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Fighting-Related Injuries Harm Intelligence in Adolescents

Findings, particularly strong in female teens, independent of race, socioeconomic status

Fighting-Related Injuries Harm Intelligence in Adolescents

FRIDAY, Aug. 2 (HealthDay News) -- Fighting-related injuries in adolescents are tied to subsequent negative impacts on cognitive function and intelligence, according to a study published online July 26 in the Journal of Adolescent Health.

Joseph A. Schwartz, from Florida State University in Tallahassee, and Kevin M. Beaver, Ph.D., from King Abdulaziz University in Jeddah, Saudi Arabia, analyzed data from the National Longitudinal Study of Adolescent Health collected between 1994 and 2002.

The researchers found that even a single fighting-related injury resulted in a significant reduction in IQ over time. These findings remained even after controlling for age, race, sex, and changes in socioeconomic status over the study period. There was a significantly greater reduction in IQ from each fighting-related injury in females compared to males.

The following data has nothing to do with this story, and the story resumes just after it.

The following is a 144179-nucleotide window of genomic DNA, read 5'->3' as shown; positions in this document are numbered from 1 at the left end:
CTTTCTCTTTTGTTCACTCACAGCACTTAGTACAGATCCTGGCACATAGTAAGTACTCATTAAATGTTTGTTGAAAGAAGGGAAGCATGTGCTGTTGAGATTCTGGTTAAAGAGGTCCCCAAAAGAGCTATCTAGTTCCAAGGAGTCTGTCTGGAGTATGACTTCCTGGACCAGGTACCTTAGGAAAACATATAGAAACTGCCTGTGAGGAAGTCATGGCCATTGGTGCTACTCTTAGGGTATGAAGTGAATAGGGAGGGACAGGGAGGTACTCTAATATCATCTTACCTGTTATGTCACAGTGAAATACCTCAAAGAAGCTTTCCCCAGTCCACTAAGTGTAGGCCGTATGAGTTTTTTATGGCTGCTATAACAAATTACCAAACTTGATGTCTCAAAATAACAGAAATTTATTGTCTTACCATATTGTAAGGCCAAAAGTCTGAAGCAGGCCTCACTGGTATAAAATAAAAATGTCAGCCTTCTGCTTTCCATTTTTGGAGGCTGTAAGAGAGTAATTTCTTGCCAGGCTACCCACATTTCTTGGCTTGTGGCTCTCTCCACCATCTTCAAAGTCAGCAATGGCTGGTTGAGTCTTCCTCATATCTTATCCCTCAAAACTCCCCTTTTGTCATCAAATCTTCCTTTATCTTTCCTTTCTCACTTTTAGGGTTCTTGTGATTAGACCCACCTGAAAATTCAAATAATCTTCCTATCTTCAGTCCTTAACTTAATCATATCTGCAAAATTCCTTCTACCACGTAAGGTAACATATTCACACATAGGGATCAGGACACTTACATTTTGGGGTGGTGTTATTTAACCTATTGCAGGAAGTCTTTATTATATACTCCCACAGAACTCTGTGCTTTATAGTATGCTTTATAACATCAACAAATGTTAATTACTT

"We tend to focus on factors that may result in increases in intelligence over time, but examining the factors that result in decreases may be just as important," Schwartz said in a statement. "The first step in correcting a problem is understanding its underlying causes. By knowing that fighting-related injuries result in a significant decrease in intelligence, we can begin to develop programs and protocols aimed at effective intervention."

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